Under date of January 2, 1952, the Deputy Collector of Internal Revenue notified the lessor, Washington Housing Corporation, that by virtue of warrants for distraint for federal taxes in the amount of $4,381.96 owed by the plaintiff, Stagecrafters' Club, Inc., he had levied on the lease agreement between plaintiff and Washington Housing Corporation as personal property, and that it would be offered for sale at public auction. The plaintiff's interest in the lease was sold at public auction on January 22, 1952, to the defendant, District of Columbia Division of the American Legion, for the amount of taxes due, plus penalties and interest. Although representatives of the plaintiff were present at the sale, the defendant's bid was the only one made.

On February 11, 1952, the defendant purchased the property in fee simple from the Washington Housing Corporation.

On June 17, 1952, the convictions of plaintiff and its president and manager were affirmed by the Municipal Court of Appeals of the District of Columbia.[2]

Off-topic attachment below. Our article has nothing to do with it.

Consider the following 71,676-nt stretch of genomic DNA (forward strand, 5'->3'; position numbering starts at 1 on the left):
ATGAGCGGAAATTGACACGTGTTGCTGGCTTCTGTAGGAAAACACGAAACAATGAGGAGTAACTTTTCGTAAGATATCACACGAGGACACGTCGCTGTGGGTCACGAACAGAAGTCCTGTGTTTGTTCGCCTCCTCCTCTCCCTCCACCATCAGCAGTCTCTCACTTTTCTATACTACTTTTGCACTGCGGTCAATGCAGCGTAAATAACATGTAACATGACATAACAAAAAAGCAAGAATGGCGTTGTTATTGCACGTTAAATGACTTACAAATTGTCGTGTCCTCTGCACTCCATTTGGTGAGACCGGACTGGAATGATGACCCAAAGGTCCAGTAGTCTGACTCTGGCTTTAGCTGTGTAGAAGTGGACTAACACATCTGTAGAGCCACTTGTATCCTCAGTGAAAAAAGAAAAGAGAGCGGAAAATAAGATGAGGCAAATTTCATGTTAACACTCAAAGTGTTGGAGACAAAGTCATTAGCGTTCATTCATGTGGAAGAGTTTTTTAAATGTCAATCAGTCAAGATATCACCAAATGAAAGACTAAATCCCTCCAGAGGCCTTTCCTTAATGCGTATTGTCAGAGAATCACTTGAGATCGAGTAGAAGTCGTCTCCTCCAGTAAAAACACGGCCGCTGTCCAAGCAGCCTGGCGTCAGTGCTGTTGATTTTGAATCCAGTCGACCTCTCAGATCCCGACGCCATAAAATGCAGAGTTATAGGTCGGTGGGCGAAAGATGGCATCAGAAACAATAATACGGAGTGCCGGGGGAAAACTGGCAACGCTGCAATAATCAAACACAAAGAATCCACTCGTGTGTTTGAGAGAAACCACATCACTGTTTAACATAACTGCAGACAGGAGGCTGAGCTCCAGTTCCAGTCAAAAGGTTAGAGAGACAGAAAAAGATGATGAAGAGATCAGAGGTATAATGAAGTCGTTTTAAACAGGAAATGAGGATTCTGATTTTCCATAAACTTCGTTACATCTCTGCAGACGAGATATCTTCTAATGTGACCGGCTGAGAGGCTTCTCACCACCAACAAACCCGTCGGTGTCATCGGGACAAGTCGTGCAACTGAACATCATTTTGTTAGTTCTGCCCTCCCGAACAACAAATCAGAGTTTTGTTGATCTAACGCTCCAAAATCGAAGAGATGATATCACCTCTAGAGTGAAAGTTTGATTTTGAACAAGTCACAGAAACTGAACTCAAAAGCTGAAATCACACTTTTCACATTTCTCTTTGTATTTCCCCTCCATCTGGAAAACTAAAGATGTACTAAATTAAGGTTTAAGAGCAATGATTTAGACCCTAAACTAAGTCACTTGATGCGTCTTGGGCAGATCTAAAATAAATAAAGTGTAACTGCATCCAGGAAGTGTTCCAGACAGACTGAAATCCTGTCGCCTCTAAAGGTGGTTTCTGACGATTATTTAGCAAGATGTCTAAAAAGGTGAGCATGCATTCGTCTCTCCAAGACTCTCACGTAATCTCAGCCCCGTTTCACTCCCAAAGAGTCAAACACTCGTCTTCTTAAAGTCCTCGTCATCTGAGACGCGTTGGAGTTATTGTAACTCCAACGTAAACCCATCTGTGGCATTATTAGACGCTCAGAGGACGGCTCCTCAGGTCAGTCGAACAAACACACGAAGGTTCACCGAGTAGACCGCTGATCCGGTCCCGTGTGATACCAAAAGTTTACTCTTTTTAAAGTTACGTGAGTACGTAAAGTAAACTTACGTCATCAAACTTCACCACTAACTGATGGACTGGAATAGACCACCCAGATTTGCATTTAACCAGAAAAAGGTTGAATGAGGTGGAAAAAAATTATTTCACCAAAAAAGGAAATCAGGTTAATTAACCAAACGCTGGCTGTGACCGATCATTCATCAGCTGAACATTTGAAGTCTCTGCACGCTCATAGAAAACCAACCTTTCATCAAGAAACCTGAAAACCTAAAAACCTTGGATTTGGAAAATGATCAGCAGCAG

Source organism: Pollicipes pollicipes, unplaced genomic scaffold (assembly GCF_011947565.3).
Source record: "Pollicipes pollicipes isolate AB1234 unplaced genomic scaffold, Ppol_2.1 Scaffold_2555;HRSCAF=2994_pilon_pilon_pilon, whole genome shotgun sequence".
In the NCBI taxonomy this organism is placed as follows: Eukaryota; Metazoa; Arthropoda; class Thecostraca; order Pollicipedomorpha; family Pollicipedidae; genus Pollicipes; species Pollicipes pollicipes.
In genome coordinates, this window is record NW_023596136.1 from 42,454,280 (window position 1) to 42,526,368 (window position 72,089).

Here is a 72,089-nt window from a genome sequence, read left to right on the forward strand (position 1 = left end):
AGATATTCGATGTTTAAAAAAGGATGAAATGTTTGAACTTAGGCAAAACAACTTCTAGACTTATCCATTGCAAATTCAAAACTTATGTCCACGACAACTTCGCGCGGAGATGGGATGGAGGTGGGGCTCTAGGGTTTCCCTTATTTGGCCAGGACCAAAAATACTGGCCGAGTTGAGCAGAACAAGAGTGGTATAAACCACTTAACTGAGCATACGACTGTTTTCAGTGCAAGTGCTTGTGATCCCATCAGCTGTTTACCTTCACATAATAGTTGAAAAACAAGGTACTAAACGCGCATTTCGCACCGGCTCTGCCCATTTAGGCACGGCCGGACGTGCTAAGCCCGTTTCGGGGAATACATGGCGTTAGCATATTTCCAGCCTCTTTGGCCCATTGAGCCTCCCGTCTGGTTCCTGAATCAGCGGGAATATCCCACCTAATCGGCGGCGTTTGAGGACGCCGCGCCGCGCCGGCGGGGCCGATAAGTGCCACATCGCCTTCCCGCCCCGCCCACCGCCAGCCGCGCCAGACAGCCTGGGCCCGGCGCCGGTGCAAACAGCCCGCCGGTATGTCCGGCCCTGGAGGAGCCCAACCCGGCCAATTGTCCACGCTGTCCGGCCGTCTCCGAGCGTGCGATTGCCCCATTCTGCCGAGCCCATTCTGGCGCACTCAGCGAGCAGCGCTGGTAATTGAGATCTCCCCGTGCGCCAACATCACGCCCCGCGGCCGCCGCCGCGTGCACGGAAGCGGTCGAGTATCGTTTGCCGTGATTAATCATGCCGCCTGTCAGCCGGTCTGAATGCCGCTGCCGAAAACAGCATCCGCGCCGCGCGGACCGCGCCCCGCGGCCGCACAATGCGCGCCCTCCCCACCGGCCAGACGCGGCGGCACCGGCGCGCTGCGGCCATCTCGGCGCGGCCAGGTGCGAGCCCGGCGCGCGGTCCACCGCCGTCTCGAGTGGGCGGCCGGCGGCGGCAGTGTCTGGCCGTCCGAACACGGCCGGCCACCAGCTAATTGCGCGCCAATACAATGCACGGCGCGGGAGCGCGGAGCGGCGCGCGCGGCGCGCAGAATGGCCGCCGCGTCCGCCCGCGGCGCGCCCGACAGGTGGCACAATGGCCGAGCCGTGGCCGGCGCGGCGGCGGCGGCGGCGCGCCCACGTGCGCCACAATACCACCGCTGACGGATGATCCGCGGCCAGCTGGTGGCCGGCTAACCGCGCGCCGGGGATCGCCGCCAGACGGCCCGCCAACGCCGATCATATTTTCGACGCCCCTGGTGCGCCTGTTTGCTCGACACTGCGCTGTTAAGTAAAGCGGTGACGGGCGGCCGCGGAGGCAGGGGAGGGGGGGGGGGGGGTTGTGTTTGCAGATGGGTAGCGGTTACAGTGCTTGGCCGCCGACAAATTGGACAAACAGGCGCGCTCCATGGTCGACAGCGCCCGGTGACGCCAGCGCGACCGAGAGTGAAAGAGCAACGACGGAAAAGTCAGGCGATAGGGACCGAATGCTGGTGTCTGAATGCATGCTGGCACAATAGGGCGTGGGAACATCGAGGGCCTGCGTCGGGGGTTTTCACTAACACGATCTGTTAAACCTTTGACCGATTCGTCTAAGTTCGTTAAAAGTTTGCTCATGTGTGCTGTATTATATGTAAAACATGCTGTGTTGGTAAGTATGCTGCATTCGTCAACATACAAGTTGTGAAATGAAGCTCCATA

The plaintiff filed this suit against the American Legion on February 27, 1952, claiming the right to possession of the premises under the lease of August 28, 1950. Plaintiff contends, first, that the lease is still in full force and effect, and second, that the sale of the leasehold interest under 26 U.S.C.A. § 3690 was void.

Plaintiff argues that there was no forfeiture of the lease because the lessor waived the breach of the covenant not to use the premises for an unlawful purpose. While it is generally true that the lessor's acceptance of rent accruing after knowledge of a breach of covenant constitutes *483 waiver of that breach,[3] the principle is inapplicable here. The acceptance of the rent by Washington Housing Corporation after plaintiff's conviction did not constitute conduct signifying an intention to affirm the lease despite the breach, since the lessor specifically reserved its right to declare a forfeiture if the conviction were affirmed on appeal. No rent was accepted after it was finally determined by the Municipal Court of Appeals' affirmance of the convictions that the covenant had been breached. The lessor should not be penalized for leniency toward the lessee in postponing the forfeiture for unlawful use until termination of the criminal prosecution of the lessee.

Thus, any right of the plaintiff under the lease had been forfeited prior to the sale of its leasehold interest to the defendant.

Since the plaintiff was not in possession of the premises after December 20, 1951, when they were padlocked by the District of Columbia, there was no need for formal proceedings by the lessor to dispossess the plaintiff.